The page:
Sopoanga came to power with the slimmest margin of victory—eight votes to seven, and he heralded his leadership qualities in 2003 by asserting he was fulfilling his campaign promises. He exudes confidence—in November 2002, Sopoanga stated "I feel secure even with the majority of one seat. That one is a very solid one indeed. This government will last the next four years." He is also pragmatic— Sopoanga believes in working with the opposition in what he terms the "consultation process." This strategy is one that might keep him in office and guarantee Tuvalu's political stability.
Sopoanga outlines four main issues facing Tuvalu: first, he envisions plans for a referendum on Tuvalu's potential status as a republic; second, he wishes to review a local government act incorporating a traditional system of providing communal services; third, to work for the decentralization of industries
and development; and fourth, to confront the issue of urbanization and the development of Funafuti as the nation's capital. Although Sopoanga is firm in pursuing his goals, he also recognizes that he needs to work on improving the telecommunications industry and electrical links on the islands. Power has been irregular on the islands, and there are occasional blackouts.
Sopoanga has established community fishing centers on each of Tuvalu's islands, in an attempt to improve the cash economies of the islands. The centers buy fish from the islanders and sell it to other islanders, with the remainder going to the capital.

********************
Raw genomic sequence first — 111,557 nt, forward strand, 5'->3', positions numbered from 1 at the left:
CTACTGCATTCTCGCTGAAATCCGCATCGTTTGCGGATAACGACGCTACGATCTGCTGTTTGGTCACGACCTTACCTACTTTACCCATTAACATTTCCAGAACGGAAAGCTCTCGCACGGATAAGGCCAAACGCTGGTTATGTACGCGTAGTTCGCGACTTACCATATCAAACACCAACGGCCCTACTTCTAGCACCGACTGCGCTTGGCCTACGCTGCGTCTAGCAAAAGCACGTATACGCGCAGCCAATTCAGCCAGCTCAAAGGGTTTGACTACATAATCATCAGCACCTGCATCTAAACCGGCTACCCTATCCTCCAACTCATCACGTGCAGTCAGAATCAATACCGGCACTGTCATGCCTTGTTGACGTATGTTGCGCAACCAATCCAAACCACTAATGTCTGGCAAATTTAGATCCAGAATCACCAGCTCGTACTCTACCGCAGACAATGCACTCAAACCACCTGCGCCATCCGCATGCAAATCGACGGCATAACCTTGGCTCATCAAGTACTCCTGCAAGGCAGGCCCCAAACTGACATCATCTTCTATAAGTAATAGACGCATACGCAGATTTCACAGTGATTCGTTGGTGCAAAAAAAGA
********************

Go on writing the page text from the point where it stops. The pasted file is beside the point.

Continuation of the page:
Sopoanga is in favor of Tuvalu becoming a republic. He has said that the change in government would stabilize Tuvalu, because the people and not Parliament would choose the nation's leader. He asserted that Tuvalu would not leave the Commonwealth, however.
In 2002, former prime minister Talake hired two legal firms—one in Australia and one in the United States—to explore the feasibility of taking legal action against the industrialized nations most contributing to the greenhouse emissions and the resulting rise in sea levels. Sopoanga continued this policy, and at the UN's World Summit for Sustainable Development in Johannesburg, South Africa, held in September 2002, Tuvalu attempted to rally other states to join in its plans to take the United States and Australia to the World Court over their greenhouse gas emissions.